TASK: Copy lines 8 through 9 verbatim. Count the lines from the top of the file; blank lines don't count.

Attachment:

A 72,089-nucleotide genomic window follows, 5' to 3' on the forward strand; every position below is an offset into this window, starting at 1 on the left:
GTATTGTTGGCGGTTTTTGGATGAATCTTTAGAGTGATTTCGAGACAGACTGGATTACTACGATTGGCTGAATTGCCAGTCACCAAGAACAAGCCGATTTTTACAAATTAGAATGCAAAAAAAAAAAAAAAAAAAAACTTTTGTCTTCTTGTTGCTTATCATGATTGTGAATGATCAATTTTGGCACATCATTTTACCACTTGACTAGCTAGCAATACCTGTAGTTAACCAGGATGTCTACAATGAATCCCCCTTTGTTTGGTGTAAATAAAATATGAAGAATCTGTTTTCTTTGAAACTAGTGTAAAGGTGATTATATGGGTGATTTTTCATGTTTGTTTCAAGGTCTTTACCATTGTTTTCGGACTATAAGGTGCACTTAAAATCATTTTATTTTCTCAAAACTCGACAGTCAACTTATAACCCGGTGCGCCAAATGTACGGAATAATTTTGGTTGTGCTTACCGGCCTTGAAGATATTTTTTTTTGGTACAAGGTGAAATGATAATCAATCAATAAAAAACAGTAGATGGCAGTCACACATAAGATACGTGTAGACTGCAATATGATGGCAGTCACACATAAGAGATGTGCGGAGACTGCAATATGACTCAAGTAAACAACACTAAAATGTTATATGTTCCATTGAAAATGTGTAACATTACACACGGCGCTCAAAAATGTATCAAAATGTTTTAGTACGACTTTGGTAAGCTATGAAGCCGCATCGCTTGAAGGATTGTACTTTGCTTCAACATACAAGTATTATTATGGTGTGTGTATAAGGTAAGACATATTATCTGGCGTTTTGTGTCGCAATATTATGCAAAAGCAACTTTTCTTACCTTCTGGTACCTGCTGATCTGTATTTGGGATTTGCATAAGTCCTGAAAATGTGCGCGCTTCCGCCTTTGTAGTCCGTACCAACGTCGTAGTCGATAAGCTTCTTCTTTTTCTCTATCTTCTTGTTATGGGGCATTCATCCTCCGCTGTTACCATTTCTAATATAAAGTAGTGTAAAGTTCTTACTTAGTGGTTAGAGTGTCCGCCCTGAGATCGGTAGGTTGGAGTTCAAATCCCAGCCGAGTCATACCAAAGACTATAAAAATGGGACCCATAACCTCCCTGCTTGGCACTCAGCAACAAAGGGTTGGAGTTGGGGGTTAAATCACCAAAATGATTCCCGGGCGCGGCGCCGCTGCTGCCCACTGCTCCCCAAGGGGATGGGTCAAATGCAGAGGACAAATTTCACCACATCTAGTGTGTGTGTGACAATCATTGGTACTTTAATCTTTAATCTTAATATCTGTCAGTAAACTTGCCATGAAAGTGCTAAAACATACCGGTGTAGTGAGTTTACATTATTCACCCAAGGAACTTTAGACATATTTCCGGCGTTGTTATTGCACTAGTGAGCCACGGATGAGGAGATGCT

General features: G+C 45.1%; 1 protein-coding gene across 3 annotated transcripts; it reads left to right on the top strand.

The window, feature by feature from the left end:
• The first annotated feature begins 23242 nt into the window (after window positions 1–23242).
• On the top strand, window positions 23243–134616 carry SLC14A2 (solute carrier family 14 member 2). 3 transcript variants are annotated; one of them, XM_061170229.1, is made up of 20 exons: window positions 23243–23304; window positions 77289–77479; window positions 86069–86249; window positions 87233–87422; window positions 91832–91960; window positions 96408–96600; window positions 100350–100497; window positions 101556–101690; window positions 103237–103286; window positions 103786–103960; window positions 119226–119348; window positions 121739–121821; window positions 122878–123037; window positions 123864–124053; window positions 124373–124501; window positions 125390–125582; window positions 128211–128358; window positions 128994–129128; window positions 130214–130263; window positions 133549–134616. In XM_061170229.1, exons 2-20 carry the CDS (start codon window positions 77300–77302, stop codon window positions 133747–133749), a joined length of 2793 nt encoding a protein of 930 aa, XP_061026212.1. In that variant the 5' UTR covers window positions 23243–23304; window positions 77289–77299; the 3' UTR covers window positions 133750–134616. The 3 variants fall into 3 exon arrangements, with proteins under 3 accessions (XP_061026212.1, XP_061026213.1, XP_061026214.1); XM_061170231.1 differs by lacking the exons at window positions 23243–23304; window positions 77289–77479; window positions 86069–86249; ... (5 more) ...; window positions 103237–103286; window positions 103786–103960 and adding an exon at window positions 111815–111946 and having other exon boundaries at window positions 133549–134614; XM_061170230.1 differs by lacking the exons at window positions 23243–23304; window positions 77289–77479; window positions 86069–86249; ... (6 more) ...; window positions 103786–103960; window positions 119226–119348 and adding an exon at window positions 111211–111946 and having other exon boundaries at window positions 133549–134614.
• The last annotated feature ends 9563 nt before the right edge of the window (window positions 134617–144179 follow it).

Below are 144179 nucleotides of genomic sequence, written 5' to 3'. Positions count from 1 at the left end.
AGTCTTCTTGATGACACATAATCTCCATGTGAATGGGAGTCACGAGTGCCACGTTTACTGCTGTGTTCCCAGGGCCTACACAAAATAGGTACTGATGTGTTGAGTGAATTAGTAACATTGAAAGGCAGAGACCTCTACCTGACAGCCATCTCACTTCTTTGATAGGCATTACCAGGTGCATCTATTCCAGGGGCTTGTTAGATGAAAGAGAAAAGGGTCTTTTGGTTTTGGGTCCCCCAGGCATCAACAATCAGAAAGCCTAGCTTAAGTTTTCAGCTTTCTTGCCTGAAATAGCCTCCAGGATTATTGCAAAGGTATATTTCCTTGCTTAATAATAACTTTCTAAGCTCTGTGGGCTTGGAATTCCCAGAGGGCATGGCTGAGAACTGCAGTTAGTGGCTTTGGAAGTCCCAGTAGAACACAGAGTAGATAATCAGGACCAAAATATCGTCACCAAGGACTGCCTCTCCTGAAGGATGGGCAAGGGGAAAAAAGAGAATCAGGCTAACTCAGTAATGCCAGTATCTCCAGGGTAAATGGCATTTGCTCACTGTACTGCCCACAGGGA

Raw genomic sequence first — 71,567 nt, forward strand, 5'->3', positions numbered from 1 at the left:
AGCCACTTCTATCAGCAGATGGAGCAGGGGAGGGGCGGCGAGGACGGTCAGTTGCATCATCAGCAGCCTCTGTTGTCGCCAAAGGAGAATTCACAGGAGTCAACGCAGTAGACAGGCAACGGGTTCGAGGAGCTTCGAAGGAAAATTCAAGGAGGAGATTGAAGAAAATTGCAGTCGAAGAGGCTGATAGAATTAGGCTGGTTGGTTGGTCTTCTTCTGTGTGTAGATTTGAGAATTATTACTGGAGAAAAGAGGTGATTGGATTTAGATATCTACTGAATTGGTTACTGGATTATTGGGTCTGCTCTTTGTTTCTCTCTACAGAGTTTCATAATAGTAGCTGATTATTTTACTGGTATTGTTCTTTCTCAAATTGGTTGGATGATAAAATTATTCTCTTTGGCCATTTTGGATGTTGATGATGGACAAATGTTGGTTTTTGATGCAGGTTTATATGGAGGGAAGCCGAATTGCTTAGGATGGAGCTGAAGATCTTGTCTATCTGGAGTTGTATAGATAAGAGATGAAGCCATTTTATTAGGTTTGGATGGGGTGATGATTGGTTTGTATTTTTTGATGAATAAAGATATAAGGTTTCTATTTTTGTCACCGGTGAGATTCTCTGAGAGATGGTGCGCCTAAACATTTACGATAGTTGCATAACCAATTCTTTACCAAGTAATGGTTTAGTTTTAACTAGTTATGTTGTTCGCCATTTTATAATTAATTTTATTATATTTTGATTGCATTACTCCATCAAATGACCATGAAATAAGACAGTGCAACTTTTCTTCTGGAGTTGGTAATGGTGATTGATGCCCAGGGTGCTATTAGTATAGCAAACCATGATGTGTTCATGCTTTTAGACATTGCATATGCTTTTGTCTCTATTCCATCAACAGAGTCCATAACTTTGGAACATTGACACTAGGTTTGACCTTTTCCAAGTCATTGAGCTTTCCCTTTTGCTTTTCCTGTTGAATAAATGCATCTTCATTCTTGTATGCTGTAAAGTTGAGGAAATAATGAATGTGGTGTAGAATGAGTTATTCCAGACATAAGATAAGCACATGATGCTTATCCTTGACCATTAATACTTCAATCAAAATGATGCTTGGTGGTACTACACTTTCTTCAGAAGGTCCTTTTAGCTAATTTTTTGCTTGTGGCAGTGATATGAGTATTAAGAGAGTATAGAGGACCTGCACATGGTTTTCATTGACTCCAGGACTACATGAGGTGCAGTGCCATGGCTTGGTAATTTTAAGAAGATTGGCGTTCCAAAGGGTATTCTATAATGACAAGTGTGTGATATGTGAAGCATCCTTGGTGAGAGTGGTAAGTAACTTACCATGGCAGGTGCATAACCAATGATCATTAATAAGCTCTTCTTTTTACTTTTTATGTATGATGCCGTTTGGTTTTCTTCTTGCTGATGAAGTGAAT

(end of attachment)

Below are 144179 nucleotides of genomic sequence, written 5' to 3'. Positions count from 1 at the left end.
AGTCTTCTTGATGACACATAATCTCCATGTGAATGGGAGTCACGAGTGCCACGTTTACTGCTGTGTTCCCAGGGCCTACACAAAATAGGTACTGATGTGTTGAGTGAATTAGTAACATTGAAAGGCAGAGACCTCTACCTGACAGCCATCTCACTTCTTTGATAGGCATTACCAGGTGCATCTATTCCAGGGGCTTGTTAGATGAAAGAGAAAAGGGTCTTTTGGTTTTGGGTCCCCCAGGCATCAACAATCAGAAAGCCTAGCTTAAGTTTTCAGCTTTCTTGCCTGAAATAGCCTCCAGGATTATTGCAAAGGTATATTTCCTTGCTTAATAATAACTTTCTAAGCTCTGTGGGCTTGGAATTCCCAGAGGGCATGGCTGAGAACTGCAGTTAGTGGCTTTGGAAGTCCCAGTAGAACACAGAGTAGATAATCAGGACCAAAATATCGTCACCAAGGACTGCCTCTCCTGAAGGATGGGCAAGGGGAAAAAAGAGAATCAGGCTAACTCAGTAATGCCAGTATCTCCAGGGTAAATGGCATTTGCTCACTGTACTGCCCACAGGGA